#14 You Can Ski and Swim in One Day
So with both mountains and coast so close together, it may surprise you to learn that Lebanon is a country in which you can ski in the snow and swim in the sea in the same day.
Uh-huh, that’s the same day.
Told you this place was amazing!
#15 Public Transport is Limited
The only thing to bear in mind if you do travel around the country however, is that public transport is pretty bad in Lebanon!
While buses do ply the main coastal road both north and south from Beirut, outside of this, your options are very limited and sometimes taking a tour is the only option.
When it comes to tours, I always recommend Explore Lebanon.
You can learn more about my experience with this great company here.
For buses within Beirut, check out this helpful map, which details the public transport routes that ply the capital city.
VEGETARIANS IN LEBANON
It goes without saying that Lebanon is an extremely vegetarian (and even vegan) friendly country!
So don’t let food hold you back from backpacking this awesome destination.
#16 It’s a Crowded Country
It’s also worth knowing that Lebanon is an extremely densely populated country and, as such, traffic (especially in the Beirut area) can be hellish!
Do consider this when planning your journey time.
#17 The People are Super Friendly
But while Lebanon is a crowded country, it’s people are also some of the friendliest on earth.
Highly sociable, highly hospitable and welcoming beyond belief, there’s no question you’ll meet some great local people during your time here.
#18 English, French and Arabic are Widely Spoken
And it’s especially easy to meet and befriend local people when backpacking Lebanon because most of them speak 1, if not 2, if not 3 languages.
While Arabic is the official language in Lebanon, French and English are also widely spoken.
TAXIS IN LEBANON
Good to know that alternative taxi apps such as Uber operate in this country – a dream for saving some money when you backpack Lebanon.
But, be especially careful when getting taxis from the airport to central Beirut as they are notorious for ripping travellers off.
#19 It’s Safe
So yes, you don’t need to worry, Lebanon is a totally safe country to travel.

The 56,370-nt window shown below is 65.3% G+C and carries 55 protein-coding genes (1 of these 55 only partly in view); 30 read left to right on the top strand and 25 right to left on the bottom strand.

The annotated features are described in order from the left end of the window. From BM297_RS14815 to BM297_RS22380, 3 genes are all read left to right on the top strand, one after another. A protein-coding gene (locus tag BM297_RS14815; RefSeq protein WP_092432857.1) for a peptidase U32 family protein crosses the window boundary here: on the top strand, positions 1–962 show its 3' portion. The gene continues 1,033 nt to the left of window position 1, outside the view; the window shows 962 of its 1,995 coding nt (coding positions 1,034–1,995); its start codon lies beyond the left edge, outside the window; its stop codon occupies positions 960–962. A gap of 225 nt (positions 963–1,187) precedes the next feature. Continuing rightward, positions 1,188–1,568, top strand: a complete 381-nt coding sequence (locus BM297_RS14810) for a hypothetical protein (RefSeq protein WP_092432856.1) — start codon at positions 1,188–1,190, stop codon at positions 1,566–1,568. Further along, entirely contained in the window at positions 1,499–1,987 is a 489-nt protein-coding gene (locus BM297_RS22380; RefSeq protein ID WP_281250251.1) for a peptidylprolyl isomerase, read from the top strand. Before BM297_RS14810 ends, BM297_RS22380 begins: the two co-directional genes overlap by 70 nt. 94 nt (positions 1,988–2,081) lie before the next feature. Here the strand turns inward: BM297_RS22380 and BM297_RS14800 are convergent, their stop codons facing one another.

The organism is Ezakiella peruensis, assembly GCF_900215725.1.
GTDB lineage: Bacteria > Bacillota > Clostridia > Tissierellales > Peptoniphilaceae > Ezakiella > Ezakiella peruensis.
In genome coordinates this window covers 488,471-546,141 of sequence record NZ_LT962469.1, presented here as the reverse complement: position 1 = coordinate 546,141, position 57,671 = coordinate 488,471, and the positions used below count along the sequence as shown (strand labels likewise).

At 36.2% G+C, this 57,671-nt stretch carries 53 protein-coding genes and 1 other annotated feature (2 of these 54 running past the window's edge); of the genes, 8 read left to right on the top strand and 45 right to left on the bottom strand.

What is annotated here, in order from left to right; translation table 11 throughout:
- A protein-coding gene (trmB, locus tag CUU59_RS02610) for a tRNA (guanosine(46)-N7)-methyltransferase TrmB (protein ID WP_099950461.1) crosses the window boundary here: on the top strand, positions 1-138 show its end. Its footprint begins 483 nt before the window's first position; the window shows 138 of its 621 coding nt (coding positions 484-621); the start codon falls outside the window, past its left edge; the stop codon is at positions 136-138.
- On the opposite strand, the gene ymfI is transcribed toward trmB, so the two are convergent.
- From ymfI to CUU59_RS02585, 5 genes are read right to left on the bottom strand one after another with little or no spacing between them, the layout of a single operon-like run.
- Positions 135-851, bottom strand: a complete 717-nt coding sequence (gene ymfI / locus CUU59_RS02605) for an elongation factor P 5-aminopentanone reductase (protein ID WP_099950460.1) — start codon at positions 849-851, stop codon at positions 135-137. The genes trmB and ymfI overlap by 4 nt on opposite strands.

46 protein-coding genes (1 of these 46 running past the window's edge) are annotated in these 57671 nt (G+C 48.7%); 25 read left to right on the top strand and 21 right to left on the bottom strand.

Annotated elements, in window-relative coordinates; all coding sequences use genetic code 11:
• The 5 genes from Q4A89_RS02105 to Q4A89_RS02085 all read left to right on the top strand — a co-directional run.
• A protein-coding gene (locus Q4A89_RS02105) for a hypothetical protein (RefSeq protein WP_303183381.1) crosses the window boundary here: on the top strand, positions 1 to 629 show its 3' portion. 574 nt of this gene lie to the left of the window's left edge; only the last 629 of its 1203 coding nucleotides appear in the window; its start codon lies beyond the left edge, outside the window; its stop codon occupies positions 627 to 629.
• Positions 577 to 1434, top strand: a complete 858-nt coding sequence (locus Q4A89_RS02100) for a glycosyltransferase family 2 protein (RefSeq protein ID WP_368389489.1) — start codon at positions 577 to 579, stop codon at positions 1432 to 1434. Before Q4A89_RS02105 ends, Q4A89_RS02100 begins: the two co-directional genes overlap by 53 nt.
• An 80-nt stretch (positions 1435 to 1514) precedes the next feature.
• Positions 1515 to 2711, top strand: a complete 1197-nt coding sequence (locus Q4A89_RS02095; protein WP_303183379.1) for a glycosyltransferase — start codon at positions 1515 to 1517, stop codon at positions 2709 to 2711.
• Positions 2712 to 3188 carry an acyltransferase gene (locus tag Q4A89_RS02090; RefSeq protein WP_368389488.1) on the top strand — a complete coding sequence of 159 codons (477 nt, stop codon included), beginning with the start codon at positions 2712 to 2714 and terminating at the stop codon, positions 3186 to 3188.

Solo female travellers need have nothing to fear – here’s my post about solo female travel in Lebanon.
Update: Nation-wide protests have been taking place in Lebanon since Oct 19. These are aimed at the government / official parties and have involved teargas, water cannons and some violence. In my personal opinion however, tourists have very little to worry about beyond roadblocks and transport disruption as long as they avoid demonstration areas.
#20 The Food is Amazing!
Do I need to go into this more?
How much time do we have?
Ok, not enough.
So let’s just say the food here is FREAKING AMAZING!
Like the best ever.
In. the. whole. world.
#21 It’s Expensive
Sadly, unlike the food however, the prices when backpacking Lebanon are not amazing.
If you thought this country was going to be cheap, then think again.
Your budget here needs to be similar to that of a Western European country.
Why? Who knows!
But adjust accordingly and go with the flow.
#22 Euro Plugs Are Used
And like the prices, the plugs in Lebanon are also European.
So bring your 2-pin adapters here folks if you’re not already equipped.
You can buy a cheap European adapter here.
#23 The Weekend is Sat & Sun
Euro-style, the weekend in Lebanon also falls on a Saturday and Sunday.
Not a Friday and Saturday as you may expect from other Middles Eastern countries you’ve backpacked in.
#24 Don’t Drink Tap Water
probs def going to get sick if you do!
Not a great idea when backpacking Lebanon!
#25 Local Craft Beer and Wine is Great
Instead, drink the excellent local wine and craft beer.
My favourite is 961 Lebanese Pale Ale, which is zatar-flavoured… oh yeah!
Also make sure you take a day trip to the Wineries of the Bekaa Valley as part of your time backpacking Lebanon.
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Have you been backpacking Lebanon yet?
What are your top tips?